Meanwhile, Michael Fleisher's Spider-Woman (while not nearly as grotesque or lawsuit spawning as his Spectre run), is pretty solid work. Jessica Drew can't help but feel slightly generic, and the captions can get pretty hilarious in their attempts to combine descriptions of how hot she is with tradition Marvel purple prose, but it's all as readable as everything else I've read from Fleisher. I also really like Steve Leialoha's art. Considering that I mainly know him as an inker (and the guy that worked on that wordless G.I. Joe comic), it's interesting to see his pencils here. Also, I'm pretty sure one of the villains is a Rupert Murdoch analogue, so that's pretty cool.

And now he's gonna shoe horn in the video games. You can go to bed now, Dan Bailey! As much as I can agree with certain people from South Carolina I used to link to obligatorily that Marvel Ultimate Alliance 2 isn't as good as the first one, I still enjoy it a lot and play it pretty often. While it's nowhere near as great as this year's other big licensed superhero game,Batman: Arkham Asylum, I also see myself playing it more than I did that one. Well, partially because I traded Arkham Asylum in, but also because I just really enjoy action/RPGs, especially ones that are more action (this game is practically a modern version of the '90s X-Men Arcade Game in some ways) and that is certainly MUA 2. Also, can you make a fire tornado in that Batman game? Sadly, no.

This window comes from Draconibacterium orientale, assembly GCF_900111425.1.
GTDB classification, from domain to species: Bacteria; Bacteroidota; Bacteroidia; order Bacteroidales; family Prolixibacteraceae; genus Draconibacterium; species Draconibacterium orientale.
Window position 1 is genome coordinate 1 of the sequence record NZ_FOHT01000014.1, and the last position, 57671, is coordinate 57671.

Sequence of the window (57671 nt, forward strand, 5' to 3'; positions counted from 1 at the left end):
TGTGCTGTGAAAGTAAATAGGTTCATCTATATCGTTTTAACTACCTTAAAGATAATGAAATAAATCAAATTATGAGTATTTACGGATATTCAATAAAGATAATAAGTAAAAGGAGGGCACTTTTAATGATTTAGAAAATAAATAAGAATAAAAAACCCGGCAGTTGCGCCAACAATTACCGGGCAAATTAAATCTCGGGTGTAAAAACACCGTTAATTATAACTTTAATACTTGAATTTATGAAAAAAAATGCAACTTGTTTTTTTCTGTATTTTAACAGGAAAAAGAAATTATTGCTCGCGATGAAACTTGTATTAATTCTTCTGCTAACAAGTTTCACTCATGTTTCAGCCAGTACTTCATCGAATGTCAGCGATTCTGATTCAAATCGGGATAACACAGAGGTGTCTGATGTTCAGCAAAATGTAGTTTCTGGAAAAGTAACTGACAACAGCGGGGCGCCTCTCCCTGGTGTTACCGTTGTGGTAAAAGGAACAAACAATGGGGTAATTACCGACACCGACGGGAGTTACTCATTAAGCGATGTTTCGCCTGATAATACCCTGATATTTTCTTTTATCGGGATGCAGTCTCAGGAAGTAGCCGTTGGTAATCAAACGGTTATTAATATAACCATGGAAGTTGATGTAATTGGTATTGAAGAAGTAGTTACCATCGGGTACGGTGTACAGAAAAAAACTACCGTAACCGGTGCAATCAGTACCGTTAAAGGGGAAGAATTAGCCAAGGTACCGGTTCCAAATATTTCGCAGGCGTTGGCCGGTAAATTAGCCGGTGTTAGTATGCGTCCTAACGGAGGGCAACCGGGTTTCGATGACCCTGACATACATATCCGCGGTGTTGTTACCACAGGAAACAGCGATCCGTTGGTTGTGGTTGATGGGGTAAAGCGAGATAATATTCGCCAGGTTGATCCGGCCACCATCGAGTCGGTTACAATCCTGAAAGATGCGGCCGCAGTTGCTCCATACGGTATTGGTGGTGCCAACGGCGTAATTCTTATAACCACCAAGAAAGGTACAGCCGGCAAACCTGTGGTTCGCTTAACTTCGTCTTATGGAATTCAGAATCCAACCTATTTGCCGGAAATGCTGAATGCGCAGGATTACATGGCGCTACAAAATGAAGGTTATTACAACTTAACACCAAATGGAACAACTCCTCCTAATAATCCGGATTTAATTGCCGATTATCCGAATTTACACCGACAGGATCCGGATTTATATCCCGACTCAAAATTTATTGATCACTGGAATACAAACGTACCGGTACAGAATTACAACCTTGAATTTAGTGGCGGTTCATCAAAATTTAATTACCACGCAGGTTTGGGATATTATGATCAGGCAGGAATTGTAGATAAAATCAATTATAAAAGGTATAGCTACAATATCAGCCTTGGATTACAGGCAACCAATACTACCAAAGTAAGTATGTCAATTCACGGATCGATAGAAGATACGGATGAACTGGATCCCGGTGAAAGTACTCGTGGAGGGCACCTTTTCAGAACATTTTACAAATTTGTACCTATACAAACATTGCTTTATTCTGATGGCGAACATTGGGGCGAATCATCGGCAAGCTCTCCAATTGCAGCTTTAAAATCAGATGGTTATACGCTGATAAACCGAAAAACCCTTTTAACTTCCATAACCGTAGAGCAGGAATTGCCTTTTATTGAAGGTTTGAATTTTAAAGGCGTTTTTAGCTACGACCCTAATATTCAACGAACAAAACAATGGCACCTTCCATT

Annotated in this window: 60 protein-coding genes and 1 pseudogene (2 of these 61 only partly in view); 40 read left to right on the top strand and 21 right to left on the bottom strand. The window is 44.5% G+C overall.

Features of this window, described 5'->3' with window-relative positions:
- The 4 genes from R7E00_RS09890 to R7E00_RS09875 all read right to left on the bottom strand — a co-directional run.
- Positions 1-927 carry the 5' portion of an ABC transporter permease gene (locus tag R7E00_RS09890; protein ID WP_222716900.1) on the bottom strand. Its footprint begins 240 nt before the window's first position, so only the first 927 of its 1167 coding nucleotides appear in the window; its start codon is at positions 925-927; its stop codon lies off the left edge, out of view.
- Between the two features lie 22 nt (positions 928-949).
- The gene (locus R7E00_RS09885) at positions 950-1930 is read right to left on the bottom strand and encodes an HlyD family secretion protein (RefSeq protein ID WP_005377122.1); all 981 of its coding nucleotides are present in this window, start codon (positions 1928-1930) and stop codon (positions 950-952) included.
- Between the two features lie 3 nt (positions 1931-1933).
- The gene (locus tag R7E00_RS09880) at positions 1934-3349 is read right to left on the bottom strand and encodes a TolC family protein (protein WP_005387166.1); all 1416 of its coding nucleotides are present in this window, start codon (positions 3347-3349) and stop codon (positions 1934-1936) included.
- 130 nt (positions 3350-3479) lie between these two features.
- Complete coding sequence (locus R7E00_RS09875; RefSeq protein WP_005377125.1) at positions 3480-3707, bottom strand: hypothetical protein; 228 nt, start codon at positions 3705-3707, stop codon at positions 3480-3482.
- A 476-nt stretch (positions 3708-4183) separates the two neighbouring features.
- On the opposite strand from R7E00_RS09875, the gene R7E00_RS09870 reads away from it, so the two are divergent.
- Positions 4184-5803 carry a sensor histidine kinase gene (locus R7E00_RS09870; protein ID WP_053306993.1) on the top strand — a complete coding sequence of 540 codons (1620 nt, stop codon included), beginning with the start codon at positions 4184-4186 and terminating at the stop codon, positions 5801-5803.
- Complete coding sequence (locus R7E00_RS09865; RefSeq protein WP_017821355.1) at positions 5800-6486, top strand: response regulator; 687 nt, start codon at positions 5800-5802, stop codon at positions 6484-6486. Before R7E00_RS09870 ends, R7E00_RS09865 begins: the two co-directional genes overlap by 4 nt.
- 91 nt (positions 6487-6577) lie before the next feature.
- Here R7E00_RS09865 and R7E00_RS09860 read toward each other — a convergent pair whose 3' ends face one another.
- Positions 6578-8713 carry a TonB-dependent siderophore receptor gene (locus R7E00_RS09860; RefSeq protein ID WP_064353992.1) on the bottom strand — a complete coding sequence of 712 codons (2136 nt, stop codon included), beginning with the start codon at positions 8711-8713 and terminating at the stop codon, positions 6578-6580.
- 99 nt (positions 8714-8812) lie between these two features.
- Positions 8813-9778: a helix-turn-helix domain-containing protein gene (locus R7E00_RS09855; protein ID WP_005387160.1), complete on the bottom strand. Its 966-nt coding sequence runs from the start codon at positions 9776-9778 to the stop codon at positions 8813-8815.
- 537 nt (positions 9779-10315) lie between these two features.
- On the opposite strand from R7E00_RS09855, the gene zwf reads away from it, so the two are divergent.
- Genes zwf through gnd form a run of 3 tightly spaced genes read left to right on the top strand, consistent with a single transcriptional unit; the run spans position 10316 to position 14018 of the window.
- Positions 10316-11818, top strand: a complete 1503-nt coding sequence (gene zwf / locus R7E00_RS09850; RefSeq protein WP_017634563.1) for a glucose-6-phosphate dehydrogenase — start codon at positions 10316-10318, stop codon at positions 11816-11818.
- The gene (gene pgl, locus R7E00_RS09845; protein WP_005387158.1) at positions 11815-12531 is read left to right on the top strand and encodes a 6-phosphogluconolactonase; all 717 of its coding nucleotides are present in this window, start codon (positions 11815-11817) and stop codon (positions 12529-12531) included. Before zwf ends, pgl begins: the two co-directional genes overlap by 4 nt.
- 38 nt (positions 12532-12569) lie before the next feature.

There's also that Marvel fanboy thing; there's a lot of servicing of that here. Of course, I'm a huge Batman fan, and there's a lot of fan service in that game, too (not in the way Danielle talks about, though, although Harley Quinn's skanky nurse outfit comes close); I just had my fill of it (I found every damn thing Riddler hid on that island) and couldn't imagine playing through it again (well, maybe if I get a PS3 and really want to play the Joker maps). Well, that and I needed to pay off my Brutal Legend pre-order somehow.

Anyway, I'm thinking of doing a big post on MUA 1 vs. 2. So, fair warning, old man video game haters. I may not do it, but the mere thought may annoy the crap out of you curmudgeons. The fact that I once had a series about comics and video games planned should also cause y'all some psychic pain.

Did You Know There's A Geek Dating Site? That's not a new category for me to pontificate on. I'm just saying there is, and that's why I have to go now. Well, that and it's 2:17 and look at all these words! I really have to re-evaluate my life.